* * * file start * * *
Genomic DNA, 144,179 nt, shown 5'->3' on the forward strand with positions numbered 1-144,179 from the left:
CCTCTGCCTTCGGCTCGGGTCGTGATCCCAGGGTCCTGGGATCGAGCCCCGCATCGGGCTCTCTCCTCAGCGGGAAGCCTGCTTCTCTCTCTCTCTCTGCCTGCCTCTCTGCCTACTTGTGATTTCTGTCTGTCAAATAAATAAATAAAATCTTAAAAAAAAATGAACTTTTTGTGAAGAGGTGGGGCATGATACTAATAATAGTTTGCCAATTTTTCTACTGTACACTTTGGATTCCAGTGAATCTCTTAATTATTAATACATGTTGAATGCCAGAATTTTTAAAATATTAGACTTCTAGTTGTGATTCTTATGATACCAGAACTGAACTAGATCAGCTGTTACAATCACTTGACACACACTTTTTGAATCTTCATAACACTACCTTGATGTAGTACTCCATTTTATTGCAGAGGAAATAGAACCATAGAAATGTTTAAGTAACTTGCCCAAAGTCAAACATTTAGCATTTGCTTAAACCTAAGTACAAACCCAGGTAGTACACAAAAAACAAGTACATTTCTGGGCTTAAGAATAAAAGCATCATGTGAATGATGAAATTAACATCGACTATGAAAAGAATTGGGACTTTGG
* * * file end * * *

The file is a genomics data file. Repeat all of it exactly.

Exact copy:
Genomic DNA, 144,179 nt, shown 5'->3' on the forward strand with positions numbered 1-144,179 from the left:
CCTCTGCCTTCGGCTCGGGTCGTGATCCCAGGGTCCTGGGATCGAGCCCCGCATCGGGCTCTCTCCTCAGCGGGAAGCCTGCTTCTCTCTCTCTCTCTGCCTGCCTCTCTGCCTACTTGTGATTTCTGTCTGTCAAATAAATAAATAAAATCTTAAAAAAAAATGAACTTTTTGTGAAGAGGTGGGGCATGATACTAATAATAGTTTGCCAATTTTTCTACTGTACACTTTGGATTCCAGTGAATCTCTTAATTATTAATACATGTTGAATGCCAGAATTTTTAAAATATTAGACTTCTAGTTGTGATTCTTATGATACCAGAACTGAACTAGATCAGCTGTTACAATCACTTGACACACACTTTTTGAATCTTCATAACACTACCTTGATGTAGTACTCCATTTTATTGCAGAGGAAATAGAACCATAGAAATGTTTAAGTAACTTGCCCAAAGTCAAACATTTAGCATTTGCTTAAACCTAAGTACAAACCCAGGTAGTACACAAAAAACAAGTACATTTCTGGGCTTAAGAATAAAAGCATCATGTGAATGATGAAATTAACATCGACTATGAAAAGAATTGGGACTTTGG